What happens when your toddler plays with Montessori toys?

What happens when your toddler plays with Montessori toys?

Apr 25 , 2022

Alex deMoca

First, what makes a Montessori Toys?

Montessori toys are not complicated. Not too many colors, drawings, noises, and so on. A puzzle with a simple circle helps young children learn about shapes, colors, and the action of putting the circle in and out of the support. No sound, no pig face on the ring, no bright light when putting the circle back. The idea is that children need to focus on the basic, essential thing without unnecessary distractions. Montessori toys are reality-inspired. They are in a direct relationship with the world around children.

The environment in direct relation with Montessori toys!

Before creating their own imaginary world, kids need to learn from the environment to have a strong, accurate, and secure relationship with it. Bears live in the forest. They don’t talk, ride a bicycle and eat pies. Montessori toys are made from simple, natural materials to offer a proper experience to kids, inspired by real life. Toys made of different wood textures and metal with their own heavyweight and smooth surface provide an authentic experience. The plastic is all the same, with no unique texture, or weight, just plastic. Montessori toys invite children to action, explore, and put their minds into play. They’re not just spectators to a noisy, bright train. Montessori toys need to be handled.

Why nature-inspired toys?

Montessori toys are nature-inspired, simple, have real consequences, are made of natural materials, require children to participate, make decisions, have ideas, and promote independence and self-directed learning.

Children are naturally curious and creative about the world around them. The Montessori approach just offers the supplies necessary to discover and learn through play about their environment. This can happen when playing outside, in nature, or inside with the right Montessori toys that encourage open-ended play. 

What to check when choosing a Montessori toy?

Guidelines when selecting toys not to overstimulate your little one.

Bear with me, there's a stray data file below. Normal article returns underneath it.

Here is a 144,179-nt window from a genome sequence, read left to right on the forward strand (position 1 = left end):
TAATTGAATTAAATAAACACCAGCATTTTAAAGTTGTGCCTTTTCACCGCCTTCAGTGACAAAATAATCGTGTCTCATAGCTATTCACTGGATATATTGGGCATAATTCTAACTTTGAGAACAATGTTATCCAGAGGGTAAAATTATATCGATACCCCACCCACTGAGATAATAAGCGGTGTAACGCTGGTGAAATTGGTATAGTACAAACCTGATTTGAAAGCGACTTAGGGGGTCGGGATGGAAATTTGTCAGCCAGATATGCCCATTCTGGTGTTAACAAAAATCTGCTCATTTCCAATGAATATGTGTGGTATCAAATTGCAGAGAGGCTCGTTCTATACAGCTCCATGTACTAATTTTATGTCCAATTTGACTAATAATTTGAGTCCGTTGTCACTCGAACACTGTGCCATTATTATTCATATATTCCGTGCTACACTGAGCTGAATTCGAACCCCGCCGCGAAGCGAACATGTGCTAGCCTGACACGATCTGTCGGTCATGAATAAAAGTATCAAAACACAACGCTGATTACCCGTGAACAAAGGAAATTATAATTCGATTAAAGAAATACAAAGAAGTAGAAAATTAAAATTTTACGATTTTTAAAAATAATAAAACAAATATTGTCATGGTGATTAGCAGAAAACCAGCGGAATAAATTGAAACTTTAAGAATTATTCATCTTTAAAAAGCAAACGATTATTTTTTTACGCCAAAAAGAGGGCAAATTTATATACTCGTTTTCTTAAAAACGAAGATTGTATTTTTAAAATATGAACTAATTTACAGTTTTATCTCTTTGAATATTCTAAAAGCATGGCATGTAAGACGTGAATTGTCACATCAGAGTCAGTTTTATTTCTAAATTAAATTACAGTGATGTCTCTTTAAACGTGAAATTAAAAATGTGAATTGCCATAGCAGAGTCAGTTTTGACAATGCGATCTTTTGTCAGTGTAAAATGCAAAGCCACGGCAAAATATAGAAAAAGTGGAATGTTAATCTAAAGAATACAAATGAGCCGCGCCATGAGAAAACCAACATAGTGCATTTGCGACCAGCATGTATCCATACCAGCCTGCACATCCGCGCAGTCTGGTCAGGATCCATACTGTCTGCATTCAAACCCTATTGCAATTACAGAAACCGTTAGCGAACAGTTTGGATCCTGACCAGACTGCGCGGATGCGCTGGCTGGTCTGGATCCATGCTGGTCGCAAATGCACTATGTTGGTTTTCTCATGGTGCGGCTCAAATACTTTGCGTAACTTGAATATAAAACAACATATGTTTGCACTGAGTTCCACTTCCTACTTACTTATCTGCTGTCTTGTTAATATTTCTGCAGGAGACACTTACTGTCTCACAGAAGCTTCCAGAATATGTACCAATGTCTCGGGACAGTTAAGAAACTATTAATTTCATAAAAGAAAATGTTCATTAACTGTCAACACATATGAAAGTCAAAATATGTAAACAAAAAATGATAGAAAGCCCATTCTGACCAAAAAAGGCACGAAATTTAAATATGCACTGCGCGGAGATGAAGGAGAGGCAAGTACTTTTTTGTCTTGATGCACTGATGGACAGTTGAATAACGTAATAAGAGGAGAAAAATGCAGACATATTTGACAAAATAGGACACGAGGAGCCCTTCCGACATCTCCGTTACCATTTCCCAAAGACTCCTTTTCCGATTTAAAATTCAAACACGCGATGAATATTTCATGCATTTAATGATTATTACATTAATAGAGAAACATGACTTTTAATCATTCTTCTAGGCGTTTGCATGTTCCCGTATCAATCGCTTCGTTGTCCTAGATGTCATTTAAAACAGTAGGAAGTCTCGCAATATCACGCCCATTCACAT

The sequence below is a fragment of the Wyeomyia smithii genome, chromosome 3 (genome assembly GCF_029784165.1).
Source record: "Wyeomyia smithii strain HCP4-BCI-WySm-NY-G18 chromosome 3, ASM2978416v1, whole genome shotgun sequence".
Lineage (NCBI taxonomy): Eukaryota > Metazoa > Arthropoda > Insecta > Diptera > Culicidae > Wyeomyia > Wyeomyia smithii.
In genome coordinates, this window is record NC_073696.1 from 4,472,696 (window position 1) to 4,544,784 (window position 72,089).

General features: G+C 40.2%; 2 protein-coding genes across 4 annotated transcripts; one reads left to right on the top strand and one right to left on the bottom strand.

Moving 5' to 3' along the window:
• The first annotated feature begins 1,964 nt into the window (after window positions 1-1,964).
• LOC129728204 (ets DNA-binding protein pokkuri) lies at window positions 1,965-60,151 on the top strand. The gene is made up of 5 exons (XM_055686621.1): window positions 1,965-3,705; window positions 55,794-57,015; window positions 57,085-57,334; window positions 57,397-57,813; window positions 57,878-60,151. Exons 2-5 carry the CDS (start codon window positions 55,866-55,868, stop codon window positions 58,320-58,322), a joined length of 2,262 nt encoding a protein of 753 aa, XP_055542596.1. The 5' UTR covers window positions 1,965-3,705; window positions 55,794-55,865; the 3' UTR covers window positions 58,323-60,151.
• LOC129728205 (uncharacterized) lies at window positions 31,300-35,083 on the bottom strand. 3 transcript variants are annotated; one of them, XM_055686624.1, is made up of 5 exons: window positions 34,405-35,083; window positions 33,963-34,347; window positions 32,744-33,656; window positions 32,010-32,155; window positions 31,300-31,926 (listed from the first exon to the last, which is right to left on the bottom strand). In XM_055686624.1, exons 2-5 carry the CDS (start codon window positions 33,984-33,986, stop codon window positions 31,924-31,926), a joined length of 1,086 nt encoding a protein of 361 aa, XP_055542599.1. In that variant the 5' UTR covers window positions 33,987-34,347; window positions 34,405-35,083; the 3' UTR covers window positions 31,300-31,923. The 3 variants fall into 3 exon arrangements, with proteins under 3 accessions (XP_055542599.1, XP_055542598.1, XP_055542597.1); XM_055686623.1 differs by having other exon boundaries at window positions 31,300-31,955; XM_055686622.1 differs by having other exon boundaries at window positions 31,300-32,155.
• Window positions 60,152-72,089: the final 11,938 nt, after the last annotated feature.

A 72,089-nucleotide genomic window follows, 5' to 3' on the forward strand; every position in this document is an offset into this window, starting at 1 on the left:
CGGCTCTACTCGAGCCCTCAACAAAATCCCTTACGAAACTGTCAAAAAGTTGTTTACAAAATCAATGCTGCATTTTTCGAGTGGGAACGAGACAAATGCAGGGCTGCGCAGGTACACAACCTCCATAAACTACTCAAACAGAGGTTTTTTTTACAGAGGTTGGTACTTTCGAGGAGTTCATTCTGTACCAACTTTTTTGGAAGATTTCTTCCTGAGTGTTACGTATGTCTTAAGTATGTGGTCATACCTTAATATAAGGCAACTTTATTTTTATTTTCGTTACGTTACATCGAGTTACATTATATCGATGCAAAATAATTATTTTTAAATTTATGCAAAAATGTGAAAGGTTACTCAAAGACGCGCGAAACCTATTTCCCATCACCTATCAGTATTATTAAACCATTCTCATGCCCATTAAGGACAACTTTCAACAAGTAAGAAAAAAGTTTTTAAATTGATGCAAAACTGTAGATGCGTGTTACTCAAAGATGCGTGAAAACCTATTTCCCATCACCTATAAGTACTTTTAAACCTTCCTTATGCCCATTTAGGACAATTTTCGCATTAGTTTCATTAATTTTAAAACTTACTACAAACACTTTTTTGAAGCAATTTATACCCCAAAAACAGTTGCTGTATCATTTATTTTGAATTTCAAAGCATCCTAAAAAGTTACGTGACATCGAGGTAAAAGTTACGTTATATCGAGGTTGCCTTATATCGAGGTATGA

Realistic toys! It’s important that the toys you choose to look realistic and accurate. If it’s an animal, it must be as precise as possible visually.

Hands-on toys! Look for toys that kids need to learn, build, manipulate, and have cause-and-effect so they can understand ideas, function, and processes, not be a passive interaction.

Simple toys! We don’t want to overwhelm children with complicated toys. Usually, a toy should focus on ONE concept (shape, numbers, colors, textures, weight).

Why wooden toys?

Maria Montessori realized that toys made of wood are healthy, safe, natural, durable, and encourage creativity. Usually, wooden toys raise interest in children. Playing with toys that have natural elements like wood help focus and calms children more easily than plastic, noisy toys. Children play more with toys that inspire open-ended play. A single wooden toy usually has more uses, like the Wooden Busy Board.

Wooden toys don’t do much because the child has to do ALL the work, which means it gets more creative, learns about cause and effect, develops problem-solving skills and imaginative play.

Wooden toys help develop dexterity, hand-eye coordination, fine motor skills, and focus. Wooden blocks are great to inspire, let children get creative, and coordinate their hands to build and balance the elements, no magnets or connecting system being involved. It’s their first physics lesson.

Wooden toys last and are beautiful. These toys never “go out of fashion” and can be passed from generation to generation, being durable and safe for children of all ages.

Are Montessori toys better for your child?

Yes, they might be. Children who play with Montessori toys understand the world around them more accurately. It encourages creativity and imagination but limits fantasy. Montessori toys encourage practicing real-life activities, learning real-life skills, developing gross and fine motor skills, balance, hand-eye coordination, independence, creativity, problem-solving, and so much more.